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A swap space extends the available RAM on your machine with some virtual memory on your hard drive.

Normally you would use a dedicated partition for this purpose, but this is not always possible on cloud-based virtual machines. The solution is a swapfile.

Enter super user mode
sudo su

Creating a swapfile

# Show swap spaces
swapon --show

# Allocate the file (1G)
dd if=/dev/zero of=/var/swapfile bs=1M count=1K
chmod 600 /var/swapfile
mkswap /var/swapfile

# Activate the swap
swapon /var/swapfile
echo "/var/swapfile swap swap defaults 0 0" >> /etc/fstab

Adjusting the swappiness value

A lower swappiness value will tell the OS to avoid using the swap, while a higher one will tell it to use the swap more frequently.

Swappiness values usually range between 0 and 100.

# Show swappiness
cat /proc/sys/vm/swappiness

# Set swappiness value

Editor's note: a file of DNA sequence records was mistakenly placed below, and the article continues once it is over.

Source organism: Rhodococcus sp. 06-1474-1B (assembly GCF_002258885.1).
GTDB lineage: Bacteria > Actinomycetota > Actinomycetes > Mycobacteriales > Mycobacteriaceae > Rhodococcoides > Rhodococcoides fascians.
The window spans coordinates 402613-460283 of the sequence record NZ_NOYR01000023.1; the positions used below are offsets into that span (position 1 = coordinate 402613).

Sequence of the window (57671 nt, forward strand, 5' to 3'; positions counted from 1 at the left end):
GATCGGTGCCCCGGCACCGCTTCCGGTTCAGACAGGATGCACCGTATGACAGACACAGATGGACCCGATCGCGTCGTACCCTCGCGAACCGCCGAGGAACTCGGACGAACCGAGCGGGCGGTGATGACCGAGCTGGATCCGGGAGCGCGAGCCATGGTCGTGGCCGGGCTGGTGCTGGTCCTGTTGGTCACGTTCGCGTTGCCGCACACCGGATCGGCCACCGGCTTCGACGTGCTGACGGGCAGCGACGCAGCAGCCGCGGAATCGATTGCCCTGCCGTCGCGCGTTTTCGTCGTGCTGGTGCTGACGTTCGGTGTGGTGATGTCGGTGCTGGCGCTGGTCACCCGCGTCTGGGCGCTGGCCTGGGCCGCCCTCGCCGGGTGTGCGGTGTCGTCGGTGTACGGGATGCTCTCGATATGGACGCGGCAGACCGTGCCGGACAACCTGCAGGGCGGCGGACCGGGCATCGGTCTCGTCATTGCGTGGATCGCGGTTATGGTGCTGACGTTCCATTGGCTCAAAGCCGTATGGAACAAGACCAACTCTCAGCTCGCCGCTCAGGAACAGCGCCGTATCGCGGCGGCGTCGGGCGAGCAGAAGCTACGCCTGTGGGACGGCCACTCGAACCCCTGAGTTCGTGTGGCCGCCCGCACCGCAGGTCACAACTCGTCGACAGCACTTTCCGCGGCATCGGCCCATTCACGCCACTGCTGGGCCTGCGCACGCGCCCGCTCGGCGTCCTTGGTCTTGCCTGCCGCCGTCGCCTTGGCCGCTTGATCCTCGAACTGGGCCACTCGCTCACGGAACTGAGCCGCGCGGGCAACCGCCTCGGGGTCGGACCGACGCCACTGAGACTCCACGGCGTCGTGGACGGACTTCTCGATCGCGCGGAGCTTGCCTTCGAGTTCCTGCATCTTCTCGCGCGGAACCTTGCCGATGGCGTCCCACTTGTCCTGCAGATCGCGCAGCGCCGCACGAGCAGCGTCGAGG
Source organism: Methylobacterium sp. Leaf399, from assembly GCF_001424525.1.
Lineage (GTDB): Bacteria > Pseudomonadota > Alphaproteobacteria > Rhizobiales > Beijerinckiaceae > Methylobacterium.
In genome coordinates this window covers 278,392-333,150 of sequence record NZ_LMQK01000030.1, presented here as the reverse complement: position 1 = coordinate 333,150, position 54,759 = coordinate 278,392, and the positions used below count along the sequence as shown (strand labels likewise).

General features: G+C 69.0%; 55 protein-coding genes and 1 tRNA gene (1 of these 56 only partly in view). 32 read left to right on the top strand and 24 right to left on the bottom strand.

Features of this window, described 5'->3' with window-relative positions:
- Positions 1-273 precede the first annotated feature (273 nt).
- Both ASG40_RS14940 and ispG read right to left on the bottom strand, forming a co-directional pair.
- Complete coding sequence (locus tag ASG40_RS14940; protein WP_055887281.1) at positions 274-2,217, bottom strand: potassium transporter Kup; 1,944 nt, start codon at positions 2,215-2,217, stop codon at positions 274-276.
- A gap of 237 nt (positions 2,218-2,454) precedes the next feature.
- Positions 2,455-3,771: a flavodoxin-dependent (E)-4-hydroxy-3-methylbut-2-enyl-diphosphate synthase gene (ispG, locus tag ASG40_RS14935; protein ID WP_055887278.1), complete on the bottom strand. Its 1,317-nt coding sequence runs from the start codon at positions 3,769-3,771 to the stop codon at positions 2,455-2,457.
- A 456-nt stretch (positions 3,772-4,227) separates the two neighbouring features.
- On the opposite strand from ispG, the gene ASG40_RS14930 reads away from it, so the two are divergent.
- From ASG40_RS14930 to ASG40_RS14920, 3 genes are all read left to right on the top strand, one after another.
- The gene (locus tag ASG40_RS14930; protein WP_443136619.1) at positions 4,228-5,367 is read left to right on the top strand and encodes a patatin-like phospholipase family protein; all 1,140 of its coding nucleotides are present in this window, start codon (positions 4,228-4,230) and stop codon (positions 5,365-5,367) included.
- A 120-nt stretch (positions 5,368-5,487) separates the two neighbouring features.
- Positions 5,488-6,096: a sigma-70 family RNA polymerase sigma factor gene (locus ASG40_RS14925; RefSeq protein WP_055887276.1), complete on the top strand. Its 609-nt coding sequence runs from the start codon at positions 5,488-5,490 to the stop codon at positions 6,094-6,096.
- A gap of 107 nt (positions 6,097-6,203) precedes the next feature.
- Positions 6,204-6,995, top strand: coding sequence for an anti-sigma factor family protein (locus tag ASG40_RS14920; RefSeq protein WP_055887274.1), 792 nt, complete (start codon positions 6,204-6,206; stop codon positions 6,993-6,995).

sysctl vm.swappiness=20
echo "vm.swappiness=20" >> /etc/sysctl.conf

Resizing a swapfile


Deactivating a swapfile will swap its contents into RAM, which could summon the OOM killer. It may be better to just create a second one.

# Deactivate the swap
swapoff /var/swapfile

# Increase the swapfile size (1G)
dd if=/dev/zero of=/var/swapfile bs=1M count=1K
mkswap /var/swapfile

# Reactivate the swap
swapon /var/swapfile

Removing a swapfile

# Deactivate the swap
swapoff /var/swapfile

# Remove the swapfile from /etc/fstab
vim /var/swapfile

# Delete the file
rm /var/swapfile